The Grizzly Newt site is located within Daniel Boone National Forest in Jackson County on the western edge of the Cumberland Plateau. A rugged region of hills and mountains, dissected uplands, narrow ridges, and steep-sided valleys, the area's many rockshelters witnessed human habitation for more than 10,000 years.
Grizzly Newt is a semi-circular, dry, sandstone rockshelter along an east-west trending ridgeline. It sits at the head of a hollow with a southern exposure. Measuring approximately 140 feet long and 25 feet deep, this location was prime real estate. Recent illegal digging for artifacts has damaged this site and left behind a surface with dirt piles and deep holes.
Eastern Kentucky University carried out limited excavations at Grizzly Newt in 2016 as part of its archaeological field school. These investigations uncovered evidence for multiple occupations by different Native American groups. The most exciting discovery was well-preserved evidence for Native use during the Early Archaic (8000 to 6000 BC).
Excavation at Grizzly Newt recovered artifacts that reflect more than 9,000 years of periodic visits by Native Americans. Occupations during the Early Archaic, Middle Archaic, and Fort Ancient periods were the best represented. The Early Archaic Kirk horizon was the most exciting, because it offered researchers a unique opportunity to study short-term camps of this period.
Organically stained layers of soil yielded hearths and small pits, many Early Archaic chipped stone tools, and with small amounts of animal and plant remains. Radiocarbon dates - 6403-6523 BC and 7525-7666 BC - were obtained on samples from two of the Early Archaic hearths. Associated with the oldest dates were goosefoot seeds, the wild ancestors of the plant Native peoples in Eastern Kentucky later domesticated and cultivated during the Late Archaic period. The animal and plant remains – deer, turkey, and hickory nuts - indicated that some Native visits to the rockshelter were in the fall, when groups hunted a variety of animals and collected seasonally available wild plants.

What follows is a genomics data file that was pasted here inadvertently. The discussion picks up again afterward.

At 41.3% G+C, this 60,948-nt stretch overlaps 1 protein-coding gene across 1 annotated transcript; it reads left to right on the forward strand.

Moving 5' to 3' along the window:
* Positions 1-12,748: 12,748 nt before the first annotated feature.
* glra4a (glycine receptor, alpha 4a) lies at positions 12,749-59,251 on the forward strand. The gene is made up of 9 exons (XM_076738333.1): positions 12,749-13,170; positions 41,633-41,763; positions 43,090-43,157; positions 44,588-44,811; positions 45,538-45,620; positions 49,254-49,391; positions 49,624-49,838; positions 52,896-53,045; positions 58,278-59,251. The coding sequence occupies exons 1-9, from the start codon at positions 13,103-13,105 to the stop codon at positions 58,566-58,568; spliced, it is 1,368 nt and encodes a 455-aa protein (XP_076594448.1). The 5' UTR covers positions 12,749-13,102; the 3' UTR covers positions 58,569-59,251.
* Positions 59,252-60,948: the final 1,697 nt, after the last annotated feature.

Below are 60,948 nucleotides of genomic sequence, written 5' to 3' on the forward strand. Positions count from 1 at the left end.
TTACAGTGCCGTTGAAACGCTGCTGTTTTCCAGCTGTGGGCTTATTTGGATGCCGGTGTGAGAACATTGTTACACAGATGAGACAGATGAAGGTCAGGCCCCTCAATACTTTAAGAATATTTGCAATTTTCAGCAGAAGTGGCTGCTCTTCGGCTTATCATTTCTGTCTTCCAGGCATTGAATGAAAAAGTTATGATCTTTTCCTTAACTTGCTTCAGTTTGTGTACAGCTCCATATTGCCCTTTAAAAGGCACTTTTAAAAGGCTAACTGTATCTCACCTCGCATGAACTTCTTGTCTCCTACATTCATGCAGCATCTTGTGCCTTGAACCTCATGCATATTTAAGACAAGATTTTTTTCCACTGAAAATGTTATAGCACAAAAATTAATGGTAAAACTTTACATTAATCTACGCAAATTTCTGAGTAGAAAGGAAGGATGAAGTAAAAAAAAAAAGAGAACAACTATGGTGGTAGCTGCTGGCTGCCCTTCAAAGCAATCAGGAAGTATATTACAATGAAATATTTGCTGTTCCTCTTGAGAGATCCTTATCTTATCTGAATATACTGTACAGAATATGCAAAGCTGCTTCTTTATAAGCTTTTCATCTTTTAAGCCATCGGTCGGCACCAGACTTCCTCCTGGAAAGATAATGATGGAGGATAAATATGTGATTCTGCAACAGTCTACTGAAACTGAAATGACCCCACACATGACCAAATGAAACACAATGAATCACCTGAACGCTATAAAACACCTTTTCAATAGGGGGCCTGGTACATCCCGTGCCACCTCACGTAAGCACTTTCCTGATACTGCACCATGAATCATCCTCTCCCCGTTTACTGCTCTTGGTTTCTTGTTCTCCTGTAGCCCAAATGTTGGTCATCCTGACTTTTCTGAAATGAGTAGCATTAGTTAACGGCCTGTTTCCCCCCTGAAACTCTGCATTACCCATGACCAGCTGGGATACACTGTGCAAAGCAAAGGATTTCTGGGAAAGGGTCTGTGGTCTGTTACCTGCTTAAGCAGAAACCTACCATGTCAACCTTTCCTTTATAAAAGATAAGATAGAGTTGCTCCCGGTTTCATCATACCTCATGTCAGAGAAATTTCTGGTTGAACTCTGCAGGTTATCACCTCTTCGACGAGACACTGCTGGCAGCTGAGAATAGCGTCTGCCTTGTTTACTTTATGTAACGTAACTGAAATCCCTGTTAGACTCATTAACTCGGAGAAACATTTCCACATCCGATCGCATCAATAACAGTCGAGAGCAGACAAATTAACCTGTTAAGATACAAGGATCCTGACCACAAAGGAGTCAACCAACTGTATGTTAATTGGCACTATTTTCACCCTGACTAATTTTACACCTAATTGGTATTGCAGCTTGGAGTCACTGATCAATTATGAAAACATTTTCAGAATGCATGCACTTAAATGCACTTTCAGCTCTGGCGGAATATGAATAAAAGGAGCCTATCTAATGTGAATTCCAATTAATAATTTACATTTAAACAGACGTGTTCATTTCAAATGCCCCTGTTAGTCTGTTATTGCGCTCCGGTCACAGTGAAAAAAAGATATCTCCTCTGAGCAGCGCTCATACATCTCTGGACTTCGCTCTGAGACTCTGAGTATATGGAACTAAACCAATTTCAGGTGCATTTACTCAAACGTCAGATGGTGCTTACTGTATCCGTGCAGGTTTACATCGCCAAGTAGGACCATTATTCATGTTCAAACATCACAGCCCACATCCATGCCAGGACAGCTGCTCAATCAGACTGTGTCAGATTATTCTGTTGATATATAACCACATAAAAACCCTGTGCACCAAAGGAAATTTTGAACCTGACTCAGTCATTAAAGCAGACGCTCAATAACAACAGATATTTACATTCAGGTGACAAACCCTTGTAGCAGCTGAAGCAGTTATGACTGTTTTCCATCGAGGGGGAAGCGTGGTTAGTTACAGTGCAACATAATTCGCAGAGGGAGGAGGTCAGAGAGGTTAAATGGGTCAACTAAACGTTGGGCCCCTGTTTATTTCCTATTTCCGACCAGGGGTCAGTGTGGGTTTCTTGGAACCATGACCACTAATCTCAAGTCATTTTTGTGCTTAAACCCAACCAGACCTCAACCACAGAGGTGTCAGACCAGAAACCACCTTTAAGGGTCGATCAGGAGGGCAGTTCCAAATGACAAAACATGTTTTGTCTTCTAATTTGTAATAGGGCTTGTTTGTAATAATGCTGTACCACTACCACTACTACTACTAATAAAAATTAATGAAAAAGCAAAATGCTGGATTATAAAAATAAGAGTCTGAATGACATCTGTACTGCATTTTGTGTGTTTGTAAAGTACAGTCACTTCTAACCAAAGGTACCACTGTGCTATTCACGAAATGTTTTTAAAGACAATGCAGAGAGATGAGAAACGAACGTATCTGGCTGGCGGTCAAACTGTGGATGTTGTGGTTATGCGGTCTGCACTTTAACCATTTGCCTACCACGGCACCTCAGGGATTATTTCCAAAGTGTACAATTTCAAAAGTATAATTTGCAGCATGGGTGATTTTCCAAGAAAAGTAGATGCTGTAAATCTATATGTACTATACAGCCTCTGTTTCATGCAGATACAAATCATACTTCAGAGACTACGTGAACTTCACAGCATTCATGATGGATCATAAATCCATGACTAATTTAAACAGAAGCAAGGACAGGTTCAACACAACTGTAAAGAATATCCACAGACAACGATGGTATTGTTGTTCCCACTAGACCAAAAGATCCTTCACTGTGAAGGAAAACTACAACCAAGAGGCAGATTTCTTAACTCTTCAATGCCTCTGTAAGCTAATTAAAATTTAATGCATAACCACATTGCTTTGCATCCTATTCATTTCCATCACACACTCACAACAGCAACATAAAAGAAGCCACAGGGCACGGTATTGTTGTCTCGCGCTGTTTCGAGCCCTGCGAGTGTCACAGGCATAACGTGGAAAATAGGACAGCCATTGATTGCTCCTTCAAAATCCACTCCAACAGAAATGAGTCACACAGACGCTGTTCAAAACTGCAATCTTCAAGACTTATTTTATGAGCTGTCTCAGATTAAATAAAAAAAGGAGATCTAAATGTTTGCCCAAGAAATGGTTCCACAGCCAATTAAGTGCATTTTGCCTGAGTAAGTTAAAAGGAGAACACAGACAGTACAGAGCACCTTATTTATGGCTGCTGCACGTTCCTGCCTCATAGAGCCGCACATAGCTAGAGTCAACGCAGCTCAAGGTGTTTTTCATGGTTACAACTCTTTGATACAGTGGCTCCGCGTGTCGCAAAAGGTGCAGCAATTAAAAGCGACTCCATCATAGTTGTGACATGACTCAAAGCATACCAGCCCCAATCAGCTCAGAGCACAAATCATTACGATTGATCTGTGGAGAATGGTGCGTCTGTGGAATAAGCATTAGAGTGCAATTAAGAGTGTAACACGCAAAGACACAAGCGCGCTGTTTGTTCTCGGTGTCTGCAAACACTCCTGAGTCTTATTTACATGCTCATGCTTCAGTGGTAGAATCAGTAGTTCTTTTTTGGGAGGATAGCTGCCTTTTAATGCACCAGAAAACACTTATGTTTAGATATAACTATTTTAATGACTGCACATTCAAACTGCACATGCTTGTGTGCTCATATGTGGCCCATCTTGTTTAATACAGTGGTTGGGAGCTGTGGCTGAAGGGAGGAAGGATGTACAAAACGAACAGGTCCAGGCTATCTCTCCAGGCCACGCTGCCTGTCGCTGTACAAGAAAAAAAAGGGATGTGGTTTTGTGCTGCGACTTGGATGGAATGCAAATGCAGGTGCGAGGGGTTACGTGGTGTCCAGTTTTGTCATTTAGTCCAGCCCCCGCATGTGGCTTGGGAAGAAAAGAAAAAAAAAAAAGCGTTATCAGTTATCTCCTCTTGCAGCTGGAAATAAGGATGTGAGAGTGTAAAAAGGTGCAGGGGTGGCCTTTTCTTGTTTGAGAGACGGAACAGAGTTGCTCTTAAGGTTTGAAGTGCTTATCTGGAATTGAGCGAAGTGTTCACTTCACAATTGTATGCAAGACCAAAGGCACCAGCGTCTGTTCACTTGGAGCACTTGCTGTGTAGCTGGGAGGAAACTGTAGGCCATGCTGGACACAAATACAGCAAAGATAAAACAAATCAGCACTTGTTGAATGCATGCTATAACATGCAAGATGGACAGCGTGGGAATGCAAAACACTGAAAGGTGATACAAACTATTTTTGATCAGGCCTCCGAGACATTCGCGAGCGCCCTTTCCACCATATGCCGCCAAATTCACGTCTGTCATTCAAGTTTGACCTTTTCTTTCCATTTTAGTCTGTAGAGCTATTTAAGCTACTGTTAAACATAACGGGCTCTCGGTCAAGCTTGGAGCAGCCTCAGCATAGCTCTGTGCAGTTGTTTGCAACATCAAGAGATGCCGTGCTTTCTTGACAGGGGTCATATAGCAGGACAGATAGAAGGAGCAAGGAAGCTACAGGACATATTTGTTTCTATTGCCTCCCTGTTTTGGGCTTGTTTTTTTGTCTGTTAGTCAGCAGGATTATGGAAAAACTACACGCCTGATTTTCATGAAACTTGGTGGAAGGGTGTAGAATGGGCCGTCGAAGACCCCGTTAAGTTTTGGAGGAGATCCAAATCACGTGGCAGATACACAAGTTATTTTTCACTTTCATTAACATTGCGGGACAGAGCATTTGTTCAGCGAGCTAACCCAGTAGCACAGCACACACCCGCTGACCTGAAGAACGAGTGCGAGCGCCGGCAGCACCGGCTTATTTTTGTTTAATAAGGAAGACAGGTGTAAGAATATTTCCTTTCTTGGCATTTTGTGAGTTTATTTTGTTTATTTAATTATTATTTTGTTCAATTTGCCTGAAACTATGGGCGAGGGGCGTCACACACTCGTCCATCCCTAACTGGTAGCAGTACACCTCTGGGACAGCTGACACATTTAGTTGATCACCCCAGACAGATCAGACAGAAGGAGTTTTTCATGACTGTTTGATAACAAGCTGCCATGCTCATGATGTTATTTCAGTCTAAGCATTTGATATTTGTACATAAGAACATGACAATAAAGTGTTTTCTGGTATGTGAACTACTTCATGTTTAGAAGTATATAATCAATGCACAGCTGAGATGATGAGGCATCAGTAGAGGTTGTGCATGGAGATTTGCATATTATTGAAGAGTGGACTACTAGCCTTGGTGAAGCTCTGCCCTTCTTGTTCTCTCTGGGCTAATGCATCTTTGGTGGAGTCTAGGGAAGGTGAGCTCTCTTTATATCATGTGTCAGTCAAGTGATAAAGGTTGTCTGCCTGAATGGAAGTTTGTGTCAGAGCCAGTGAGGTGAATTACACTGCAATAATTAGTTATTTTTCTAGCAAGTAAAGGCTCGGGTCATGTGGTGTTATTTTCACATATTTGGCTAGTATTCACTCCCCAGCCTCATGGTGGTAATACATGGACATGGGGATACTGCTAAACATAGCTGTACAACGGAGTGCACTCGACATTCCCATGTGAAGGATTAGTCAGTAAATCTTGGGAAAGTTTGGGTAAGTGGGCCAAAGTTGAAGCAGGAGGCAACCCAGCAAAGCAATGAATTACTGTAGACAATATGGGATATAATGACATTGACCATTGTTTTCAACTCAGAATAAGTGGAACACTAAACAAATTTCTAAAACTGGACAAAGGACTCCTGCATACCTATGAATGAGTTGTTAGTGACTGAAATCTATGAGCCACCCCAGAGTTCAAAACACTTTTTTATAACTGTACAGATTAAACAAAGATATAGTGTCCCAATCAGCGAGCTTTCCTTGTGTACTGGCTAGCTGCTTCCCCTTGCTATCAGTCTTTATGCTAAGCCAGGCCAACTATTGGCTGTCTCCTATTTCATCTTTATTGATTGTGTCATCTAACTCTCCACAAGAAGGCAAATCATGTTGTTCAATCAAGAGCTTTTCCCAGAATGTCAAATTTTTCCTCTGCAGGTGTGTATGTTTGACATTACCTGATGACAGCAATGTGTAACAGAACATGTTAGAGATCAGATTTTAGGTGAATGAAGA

Don’t Judge a Rockshelter by Its Surface!
People digging for artifacts – arrowheads and spear points – have heavily damaged many rockshelters in eastern Kentucky, leaving sites looking like the cratered surface of the moon. These looters have destroyed thousands of years of Kentucky’s earliest history.
But not all this history has been lost! Through careful excavation of rockshelters like Grizzly Newt, researchers have discovered that archaeological remains often survive beneath the damage. Also, by studying sites with disturbed surfaces the same way sites with undisturbed surfaces are studied, investigators can salvage the information and history thrown out during looting. In this way, they can calculate just how much has been lost.
At Grizzly Newt, researchers were able to investigate buried intact deposits, and learn more about Native peoples who lived in Kentucky for thousands of years before European Americans displaced them. Despite the destruction caused by the quest for "points,” the rich history of Kentucky’s first residents often survives, and we can still learn from it.
Keep the Search Alive!
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